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19 thoughts on “FundsIndia Recommends: Franklin India Bluechip Fund

      1. Sometime back FundsIndia had recommended UTI opportunites fund which for the past year is not doing well.. Should one keep on holding it or redeem now.

        1. Hello,

          You can still continue to hold the fund. Due to following a value-based strategy, the fund had picked up stocks that were in troubled sectors such as banking, industrials and oil & gas. With the recent sharp market rally, these sectors have begun to do well. The fund’s performance in the past six months has recovered quite well and begun to catch up. It closed the gap with the BSE 100 index (its benchmark) and the category as well. The fund’s management also changed, though the basic style remains the same. Some stocks have been removed from the fund to make it slightly more compact. So as earnings recovery happens and the market continues to get more broad-based, the fund can see better performance.


        1. Adarsh, If you hold for over a year since the date you bought, capital gains is exempt for equity funds. It is true of NRIs as well. Vidya

  1. Hi

    I am already your customer. I am interested in Birla Sunlife Resurgent-1 fund which is a new fund. But could not see that in the list. How do I invest in the same

  2. Hi Nice blog on Franklin India Blue Chip Fund. I have a question here I think even Franklin India Prima Plus also a large cap fund (approx 75-80%) and rest in mid cap (20 to 25%) suits for long term portfolio as it invests in midcap aswell. The returns will be little more than a Blue chip fund. I think the fund manager is same too and also churning of portfolio is same like bluechip fund.

    Can an investor hold either of one Bluechip or Primaplus your opinion pls?

    1. Hi Satish,

      Strictly speaking, Prima Plus is a multi-cap fund, not a large-cap one. 25% in mid-caps (and the fund’s gone beyond that as well, sometimes) makes it a higher risk fund than Bluechip. Bluechip is very firmly in the large-cap space only (90% and over). Prima Plus is certainly a good fund and is perfectly suitable for the long-term and it will deliver higher returns compared to Bluechip. The choice ultimately comes down to your own risk level and the other funds you own in your portfolio. It’s hard to say whether you should hold Prima Plus or Bluechip without knowing these. If you have a mid-cap heavy portfolio, or you hold other diversified funds which are high risk, you can provide stability through Bluechip. That’s Bluechip’s greatest asset -its low-volatile, but still good returns. Else, by all means, go ahead with Prima Plus if you don’t have much mid-caps.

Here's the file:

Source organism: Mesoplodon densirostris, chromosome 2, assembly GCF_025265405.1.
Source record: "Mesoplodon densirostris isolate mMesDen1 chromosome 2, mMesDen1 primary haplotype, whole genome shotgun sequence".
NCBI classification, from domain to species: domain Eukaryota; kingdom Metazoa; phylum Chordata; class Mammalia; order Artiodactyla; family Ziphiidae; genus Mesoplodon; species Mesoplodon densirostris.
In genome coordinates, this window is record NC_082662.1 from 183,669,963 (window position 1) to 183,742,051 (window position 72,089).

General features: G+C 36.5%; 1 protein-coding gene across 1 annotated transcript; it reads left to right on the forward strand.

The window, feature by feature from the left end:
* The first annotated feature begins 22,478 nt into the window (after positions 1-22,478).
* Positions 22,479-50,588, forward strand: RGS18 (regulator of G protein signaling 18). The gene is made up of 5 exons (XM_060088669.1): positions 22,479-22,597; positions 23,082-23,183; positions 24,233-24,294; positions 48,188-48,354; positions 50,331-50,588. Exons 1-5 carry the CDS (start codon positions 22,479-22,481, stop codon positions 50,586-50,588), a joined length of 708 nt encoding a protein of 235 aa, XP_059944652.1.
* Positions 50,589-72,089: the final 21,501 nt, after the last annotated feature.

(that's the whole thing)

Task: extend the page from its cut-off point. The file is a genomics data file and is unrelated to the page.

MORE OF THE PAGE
3. Does HDFC Equity fall in same category as FI Prima Plus. HDFC has been under performer for so many years. If horizon is 20 plus years. what you see

    similarly is HDFC Top 200 and FI Bluechip in same category. what are your views between these two funds.

    1. Hi Akash,

      Both Franklin Prima Plus and HDFC Equity take large-cap and mid-cap exposure. But HDFC Equity is more large-cap oriented than Franklin. However, in terms of performance, Franklin Prima Plus is by far more consistent and less volatile, even with the lower large-cap allocations. HDFC Equity is a fund that normally does very well during bull markets and very badly during bearish markets – the fund isn’t able to contain downsides well. HDFC Top 200 is a large-cap fund, in the same category as FI Bluehcip. But FI Bluechip stays only with large-cap stocks. It doesn’t do mid-caps at all. HDFC Top 200 moves into mid-caps when suitable. HDFC Top 200 also goes through phases of underperformance, but this fund is better than HDFC Equity. You necessarily need to be able to see poor performance and you need a much higher risk appetite with the two HDFC funds. If you have a long-term horizon and you accept the higher risk and performance fluctuation involved in these funds, you can continue holding them. FI Bluechip will suit any investor and any long-term portfolio because it’s low-volatile and steady.


      1. Thanks Bhavana for reply

        So for a long term horizon you suggest moving away from HDFC Equity and getting into FI PP on risk-return matrix

        1. Akash,

          If you already hold HDFC Equity, continue to hold it given that you’re now aware of the nature of the fund. If it’s fresh investments you’re considering between the two, then by all means, Franklin Prima Plus is the steadier and better one.